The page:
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Sunday, January 3, 2010
"The stuff that dreams are made of."
”The Maltese Falcon”, 1941
I’ll forgo my usual carping about the trials, tribulations, and occasional indignities of Industry life in favor of a brief meditation on light. To me, it’s beyond ironic that below-the-line work (the foundation of the business) involves so much heavy lifting to create a finished product that weighs less than air. Movies and television are nothing more than images dancing across a screen – light, color, shadow (and sound...) carefully shaped into the world's most popular form of modern entertainment. But when everything falls into place –- a smart script, good director, talented cast, and an experienced, hard-working crew -- the results can be magical. Like all true magic, what the appreciative audience never sees (the seven-eighths of the iceberg below the waterline) is just as important as what appears on the screen.
But in the end, it's all just light, as ghostly, ephemeral, and mysterious as a dream...
The Oscars finally got around to honoring Gordon Willis, albeit thirty years late. Willis was his usual dyspeptic self – like any self-respecting New Yorker, he seems to consider Los Angeles a moral, intellectual, and aesthetic wasteland, and isn’t the least bit reticent about sharing his crusty opinions. I got a sneak-preview of sorts while listening to NPR’s rebroadcast of an all-too-brief 2002 interview with Willis, during which he attributed his failure to win the Little Gold Man to a dislike for the game of golf and his steadfast refusal to wear white shoes. Willis, it seems, felt that anybody who was anybody in LA back then spent every non-working hour playing golf while wearing white shoes – and for all I know, maybe he was right. If the interview isn't particularly long or in-depth, it’s still worth a listen. At one point, Willis talks about how much he loves the light in New York City – the myriad ways the hard East Coast sunlight is reflected and refracted between all those enormous towers of stone, concrete, and glass, creating fleeting images of stunning urban beauty. Having wandered around Manhattan a few times, I've seen enough to know he's right.
“Light means a lot to me in life,” he said, “and the light is terrible in LA, except in the Fall.”
Right again, Mr. Willis. Everywhere I’ve been in this world, the light is always better in the Fall and Winter months, but nowhere is the difference more dramatic than in Southern California. From Spring until late Summer, the thermonuclear fusion engine that is our sun blasts the holy crap out of LA like some monstrous Death Ray from space. The flat, blinding light floods everything with a bleached-out ugliness relieved only in the brief hours immediately after sunrise and just before sunset, when the sun hangs low in the sky like a big ripe orange.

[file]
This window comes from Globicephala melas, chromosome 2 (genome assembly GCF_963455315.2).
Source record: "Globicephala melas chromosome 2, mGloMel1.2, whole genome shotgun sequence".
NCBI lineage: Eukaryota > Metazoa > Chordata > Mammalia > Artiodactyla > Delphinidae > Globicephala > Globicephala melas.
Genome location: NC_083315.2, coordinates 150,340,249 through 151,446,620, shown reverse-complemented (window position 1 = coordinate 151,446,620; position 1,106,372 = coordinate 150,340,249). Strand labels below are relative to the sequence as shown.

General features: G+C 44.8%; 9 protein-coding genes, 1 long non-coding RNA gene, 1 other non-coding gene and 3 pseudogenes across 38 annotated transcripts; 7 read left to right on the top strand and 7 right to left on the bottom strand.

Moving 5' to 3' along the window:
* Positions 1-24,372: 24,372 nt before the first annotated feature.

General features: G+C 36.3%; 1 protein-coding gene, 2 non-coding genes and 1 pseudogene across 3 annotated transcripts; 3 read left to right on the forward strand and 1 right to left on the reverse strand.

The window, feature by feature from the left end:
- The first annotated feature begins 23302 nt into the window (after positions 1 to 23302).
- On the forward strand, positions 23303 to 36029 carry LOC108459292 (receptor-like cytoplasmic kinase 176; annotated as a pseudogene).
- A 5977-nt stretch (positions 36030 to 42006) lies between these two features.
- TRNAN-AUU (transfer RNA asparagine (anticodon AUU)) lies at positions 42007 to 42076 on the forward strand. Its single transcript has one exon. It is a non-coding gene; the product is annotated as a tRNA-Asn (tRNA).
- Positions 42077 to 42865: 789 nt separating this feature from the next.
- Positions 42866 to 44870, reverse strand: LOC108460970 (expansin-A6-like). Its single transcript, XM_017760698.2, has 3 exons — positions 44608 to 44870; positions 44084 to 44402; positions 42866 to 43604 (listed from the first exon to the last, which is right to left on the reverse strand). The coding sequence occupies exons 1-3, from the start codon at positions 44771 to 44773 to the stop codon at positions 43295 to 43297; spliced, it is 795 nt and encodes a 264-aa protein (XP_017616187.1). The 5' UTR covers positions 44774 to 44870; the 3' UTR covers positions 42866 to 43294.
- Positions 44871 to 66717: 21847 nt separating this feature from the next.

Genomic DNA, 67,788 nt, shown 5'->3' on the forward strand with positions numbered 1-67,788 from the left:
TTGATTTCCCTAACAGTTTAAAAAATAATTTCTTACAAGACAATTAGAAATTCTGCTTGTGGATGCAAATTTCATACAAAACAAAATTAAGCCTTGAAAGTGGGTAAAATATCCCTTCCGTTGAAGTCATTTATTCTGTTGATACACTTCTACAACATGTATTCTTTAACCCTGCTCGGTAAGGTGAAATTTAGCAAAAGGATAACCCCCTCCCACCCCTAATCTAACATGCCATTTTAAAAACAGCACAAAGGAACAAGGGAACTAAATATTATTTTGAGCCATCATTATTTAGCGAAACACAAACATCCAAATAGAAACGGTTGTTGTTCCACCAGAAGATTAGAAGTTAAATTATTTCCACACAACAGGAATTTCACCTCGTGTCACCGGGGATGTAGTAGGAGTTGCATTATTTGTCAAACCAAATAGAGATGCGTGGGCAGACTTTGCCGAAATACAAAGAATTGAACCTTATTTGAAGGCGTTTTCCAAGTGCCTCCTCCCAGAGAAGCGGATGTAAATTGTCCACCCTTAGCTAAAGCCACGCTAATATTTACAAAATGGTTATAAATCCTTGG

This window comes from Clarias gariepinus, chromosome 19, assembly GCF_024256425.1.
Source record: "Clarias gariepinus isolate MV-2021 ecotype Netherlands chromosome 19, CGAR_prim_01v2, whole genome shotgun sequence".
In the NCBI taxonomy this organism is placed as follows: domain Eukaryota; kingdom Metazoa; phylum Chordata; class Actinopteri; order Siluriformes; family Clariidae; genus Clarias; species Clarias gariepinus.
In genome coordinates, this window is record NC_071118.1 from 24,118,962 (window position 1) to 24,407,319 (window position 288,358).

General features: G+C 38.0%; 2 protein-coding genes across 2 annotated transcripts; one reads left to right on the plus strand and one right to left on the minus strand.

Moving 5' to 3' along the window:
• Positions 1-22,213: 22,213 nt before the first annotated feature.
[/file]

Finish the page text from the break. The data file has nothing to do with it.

One reason the film industry moved from New York to LA in the first place was for the light, but this was a matter of quantity over quality. In the early days, the crude technology of artificial lighting left most filmmakers at the mercy of the sun. Given the sheer abundance of solar illumination in this desert-by-the-sea -- where real weather (clouds, rain, sleet, ice, and snow) rarely intrudes -- LA provided a perfect location for the industry to flourish.
Back then, simply getting a reasonably crisp image on film was enough of a challenge -- it didn't really matter that hard overhead sunlight was ugly as sin. Still, it wasn't long before the basic techniques for controlling and modulating the unflattering natural light were developed -- and although our modern equipment is much lighter, stronger, and easier to use than what was available in the really old days, the same basic methods are still used to cut, soften, reflect, and otherwise modulate harsh sunlight to serve the needs of cinematography.
As Summer fades into Fall, the sun tracks ever lower across the sky. With those rays beaming through a much thicker atmosphere, the color of sunlight makes a subtle shift towards the warm end of the spectrum, offering a stark contrast to the crisp blue sky. This low, warm light banks off palm trees, giving them a metallic sheen, and skids along rough stucco walls to bring out a a world of texture seldom seen during the harsh Summer months. Everywhere you look – the natural world of landscapes or the urban cacophony of man-made structures – seems to glow in the rich buttery light, accented by shadows that grow longer, sharper, and more intense every day.
The lush Autumnal light turns the whole world into a painting. It's a truly gorgeous time of the year.
Working in set lighting introduced me to the infinite variety and qualities of light, on set and out in the real world. Eventually I learned to appreciate the light all around us – its directionality, tones, and ever-varying textures. Although the actual work of set lighting begins and ends with wrangling very heavy cable (and in between, requires setting and adjusting equally heavy lamps that are often extremely hot), the end result of all that sweating and grunting is the creation of something shimmering and bright up on the screen. Although I’ve only met a couple of DP’s who were big enough assholes to proclaim “I paint with light” (and one of those was a spray-painter, at best), when you get down to it, that’s exactly what a gifted cinematographer does.
The natural light-show all around us isn't there simply to please cameramen and film crews, but for everybody to enjoy. As the seasons unfold, I urge you to get out into the world, turn off your cell phone, and take a really good look at what's all around you. Once you learn to see it, there's a lot more magic in the real world than you'll ever find up on the silver screen.
And all you have to do is open your eyes.